In the analogous sentence in Lattimore?s work, his statement that Patroclus ?charged with evil intention?(XVI, 784) gives an entirely different feeling to the audience. Evil almost suggests that Patroclus?s motives and driving force are not quite as noble as one would think and lacks the idea of sportsmanship and valor that Fagles?s word choice had. Pope refers to Patroclus at this point as ?breathing slaughter?(XVI, 947), which is probably far from a direct translation of the text, yet imparts a vivid image to the reader nonetheless.
Fagles?s description of Hector imparting the final deathblow illustrates how small syntactical and rhetorical differences can alter affect. After, being stabbed by Euphorbus:
?Patroclus stunned by the spear and the god?s crushing blow
was weaving back to his own thronging comrades,
trying to escape death?
Hector waiting, watching
the greathearted Patroclus trying to stagger free,
seeing him wounded there with the sharp bronze
came rushing into him right across the lines
and rammed his spearshaft home,
stabbing deep in the bowels, and the brazen point
went jutting straight out through Patroclus? back.?(XVI, 949-958)
This passage seems to strongly support Patroclus. It begins by describing Apollo?s blow as ?crushing.? This word seems to justify Patroclus?s dazed state more than Lattimore?s ?the god?s blow?(XVI, 816) or Pope?s ?divine arm?(XVI, 983). Similarly, Fagles?s description of Patroclus as he tries to flee his impending demise seems much less cowardly than in the version by Lattimore where he ?shun[s] death and shrink[s] back?(XVI, 817) in an attempt to ignominiously ?get away?(XVI, 819). Shrinking has the connotation of cowardice and trying to ?get away? suggests guilt of some kind such as in the case of a bank robber or some other such villain ?trying to make his getaway.?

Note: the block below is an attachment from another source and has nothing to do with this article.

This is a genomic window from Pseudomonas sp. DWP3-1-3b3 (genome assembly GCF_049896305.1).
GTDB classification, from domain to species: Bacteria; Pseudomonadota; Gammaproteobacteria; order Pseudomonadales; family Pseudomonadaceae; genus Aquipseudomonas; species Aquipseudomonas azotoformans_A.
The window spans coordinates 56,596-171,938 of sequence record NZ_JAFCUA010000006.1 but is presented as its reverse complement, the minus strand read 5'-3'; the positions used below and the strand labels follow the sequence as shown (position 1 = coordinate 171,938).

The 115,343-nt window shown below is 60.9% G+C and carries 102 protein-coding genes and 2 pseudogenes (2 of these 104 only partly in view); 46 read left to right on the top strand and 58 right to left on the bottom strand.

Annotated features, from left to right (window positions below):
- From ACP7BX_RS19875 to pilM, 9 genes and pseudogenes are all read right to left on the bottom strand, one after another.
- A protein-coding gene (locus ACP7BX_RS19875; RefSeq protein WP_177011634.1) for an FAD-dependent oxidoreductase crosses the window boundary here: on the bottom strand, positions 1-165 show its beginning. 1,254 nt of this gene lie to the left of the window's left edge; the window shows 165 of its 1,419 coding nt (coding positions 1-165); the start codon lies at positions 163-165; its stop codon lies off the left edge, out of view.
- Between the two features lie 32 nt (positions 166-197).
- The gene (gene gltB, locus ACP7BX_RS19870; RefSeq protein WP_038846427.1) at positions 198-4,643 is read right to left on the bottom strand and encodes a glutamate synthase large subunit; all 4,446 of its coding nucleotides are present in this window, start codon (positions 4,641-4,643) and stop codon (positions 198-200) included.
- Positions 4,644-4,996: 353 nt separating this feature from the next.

Another interesting point involves the description of the spear ?jutting straight out through Patroclus?s back.? Where Lattimore?s Hektor ?drove the bronze clean through?(XVI, 821), Fagles?s Hector is portrayed as less innocent. The mention of the back is reminiscent of the idea of stabbing someone in the back, a gutless, shameful act without valor. In Lattimore?s version, the blow is ?clean? and seems to have been fair and in good taste thus condoning Hector?s deed.
Fagles?s use of ellipses in linking the fleeing of Patroclus and the approach of Hector is also worth noting. It seems to allude to the dwindling down of Patroclus?s life. Also the line break that he uses directly after the ellipses serves as a point of transition for the reader. There is a clear difference between the lines which are more attuned to Patroclus and then those lines more of one mind with Hector. As Patroclus is dying, we lose his perspective and move onto that of Hector. Lattimore places a paragraph break several lines earlier than Fagles?s ellipses and Pope provides no break at all.
While these variations in syntax and vocabulary clearly and dramatically affect the reader?s perception of the events in the epic poem, the question that still remains is which translator?s rendition is most accurate and on what basis is this exactness judged: accuracy to each word, or accuracy to the essence of the epic poem?